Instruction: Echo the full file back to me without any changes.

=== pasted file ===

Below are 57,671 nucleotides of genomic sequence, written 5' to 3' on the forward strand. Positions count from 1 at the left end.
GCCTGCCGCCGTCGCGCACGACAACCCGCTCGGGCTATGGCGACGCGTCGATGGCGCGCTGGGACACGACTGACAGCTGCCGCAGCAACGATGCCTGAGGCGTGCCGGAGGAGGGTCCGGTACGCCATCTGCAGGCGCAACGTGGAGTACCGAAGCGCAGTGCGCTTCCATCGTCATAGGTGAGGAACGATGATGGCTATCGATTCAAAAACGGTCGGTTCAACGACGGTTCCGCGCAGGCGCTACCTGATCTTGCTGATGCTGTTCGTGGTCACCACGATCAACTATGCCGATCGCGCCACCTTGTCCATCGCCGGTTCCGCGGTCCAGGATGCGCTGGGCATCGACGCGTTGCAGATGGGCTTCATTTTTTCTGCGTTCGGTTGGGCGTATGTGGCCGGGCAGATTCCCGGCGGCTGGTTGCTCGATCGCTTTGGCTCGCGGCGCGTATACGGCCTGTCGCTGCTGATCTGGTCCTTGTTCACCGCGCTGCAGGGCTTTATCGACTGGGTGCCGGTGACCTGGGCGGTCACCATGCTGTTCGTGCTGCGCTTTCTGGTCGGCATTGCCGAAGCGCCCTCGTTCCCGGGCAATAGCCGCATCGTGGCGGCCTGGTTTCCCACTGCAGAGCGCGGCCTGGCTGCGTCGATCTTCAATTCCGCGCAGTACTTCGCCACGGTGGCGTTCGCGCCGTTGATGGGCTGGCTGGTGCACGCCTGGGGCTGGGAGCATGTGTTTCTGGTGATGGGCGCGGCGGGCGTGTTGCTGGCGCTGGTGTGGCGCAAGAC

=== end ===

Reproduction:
Below are 57,671 nucleotides of genomic sequence, written 5' to 3' on the forward strand. Positions count from 1 at the left end.
GCCTGCCGCCGTCGCGCACGACAACCCGCTCGGGCTATGGCGACGCGTCGATGGCGCGCTGGGACACGACTGACAGCTGCCGCAGCAACGATGCCTGAGGCGTGCCGGAGGAGGGTCCGGTACGCCATCTGCAGGCGCAACGTGGAGTACCGAAGCGCAGTGCGCTTCCATCGTCATAGGTGAGGAACGATGATGGCTATCGATTCAAAAACGGTCGGTTCAACGACGGTTCCGCGCAGGCGCTACCTGATCTTGCTGATGCTGTTCGTGGTCACCACGATCAACTATGCCGATCGCGCCACCTTGTCCATCGCCGGTTCCGCGGTCCAGGATGCGCTGGGCATCGACGCGTTGCAGATGGGCTTCATTTTTTCTGCGTTCGGTTGGGCGTATGTGGCCGGGCAGATTCCCGGCGGCTGGTTGCTCGATCGCTTTGGCTCGCGGCGCGTATACGGCCTGTCGCTGCTGATCTGGTCCTTGTTCACCGCGCTGCAGGGCTTTATCGACTGGGTGCCGGTGACCTGGGCGGTCACCATGCTGTTCGTGCTGCGCTTTCTGGTCGGCATTGCCGAAGCGCCCTCGTTCCCGGGCAATAGCCGCATCGTGGCGGCCTGGTTTCCCACTGCAGAGCGCGGCCTGGCTGCGTCGATCTTCAATTCCGCGCAGTACTTCGCCACGGTGGCGTTCGCGCCGTTGATGGGCTGGCTGGTGCACGCCTGGGGCTGGGAGCATGTGTTTCTGGTGATGGGCGCGGCGGGCGTGTTGCTGGCGCTGGTGTGGCGCAAGAC